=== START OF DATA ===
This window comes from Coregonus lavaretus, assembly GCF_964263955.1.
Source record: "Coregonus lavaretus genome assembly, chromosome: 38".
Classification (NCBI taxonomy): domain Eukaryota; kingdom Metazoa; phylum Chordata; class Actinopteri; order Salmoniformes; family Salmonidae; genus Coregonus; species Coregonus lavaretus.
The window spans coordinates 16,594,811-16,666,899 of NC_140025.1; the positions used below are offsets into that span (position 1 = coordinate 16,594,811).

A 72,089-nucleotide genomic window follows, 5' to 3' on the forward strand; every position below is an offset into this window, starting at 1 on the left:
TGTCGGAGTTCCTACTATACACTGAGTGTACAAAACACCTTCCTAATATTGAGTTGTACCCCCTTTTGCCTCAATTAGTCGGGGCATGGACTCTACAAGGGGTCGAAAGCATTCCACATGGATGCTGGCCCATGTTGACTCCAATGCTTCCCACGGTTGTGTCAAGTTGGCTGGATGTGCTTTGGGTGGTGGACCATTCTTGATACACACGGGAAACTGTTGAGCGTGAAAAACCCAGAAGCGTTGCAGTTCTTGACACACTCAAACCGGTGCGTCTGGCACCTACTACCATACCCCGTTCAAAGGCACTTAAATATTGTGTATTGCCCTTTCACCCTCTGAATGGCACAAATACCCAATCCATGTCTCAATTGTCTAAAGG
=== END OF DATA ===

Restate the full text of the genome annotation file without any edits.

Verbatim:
This window comes from Coregonus lavaretus, assembly GCF_964263955.1.
Source record: "Coregonus lavaretus genome assembly, chromosome: 38".
Classification (NCBI taxonomy): domain Eukaryota; kingdom Metazoa; phylum Chordata; class Actinopteri; order Salmoniformes; family Salmonidae; genus Coregonus; species Coregonus lavaretus.
The window spans coordinates 16,594,811-16,666,899 of NC_140025.1; the positions used below are offsets into that span (position 1 = coordinate 16,594,811).

A 72,089-nucleotide genomic window follows, 5' to 3' on the forward strand; every position below is an offset into this window, starting at 1 on the left:
TGTCGGAGTTCCTACTATACACTGAGTGTACAAAACACCTTCCTAATATTGAGTTGTACCCCCTTTTGCCTCAATTAGTCGGGGCATGGACTCTACAAGGGGTCGAAAGCATTCCACATGGATGCTGGCCCATGTTGACTCCAATGCTTCCCACGGTTGTGTCAAGTTGGCTGGATGTGCTTTGGGTGGTGGACCATTCTTGATACACACGGGAAACTGTTGAGCGTGAAAAACCCAGAAGCGTTGCAGTTCTTGACACACTCAAACCGGTGCGTCTGGCACCTACTACCATACCCCGTTCAAAGGCACTTAAATATTGTGTATTGCCCTTTCACCCTCTGAATGGCACAAATACCCAATCCATGTCTCAATTGTCTAAAGG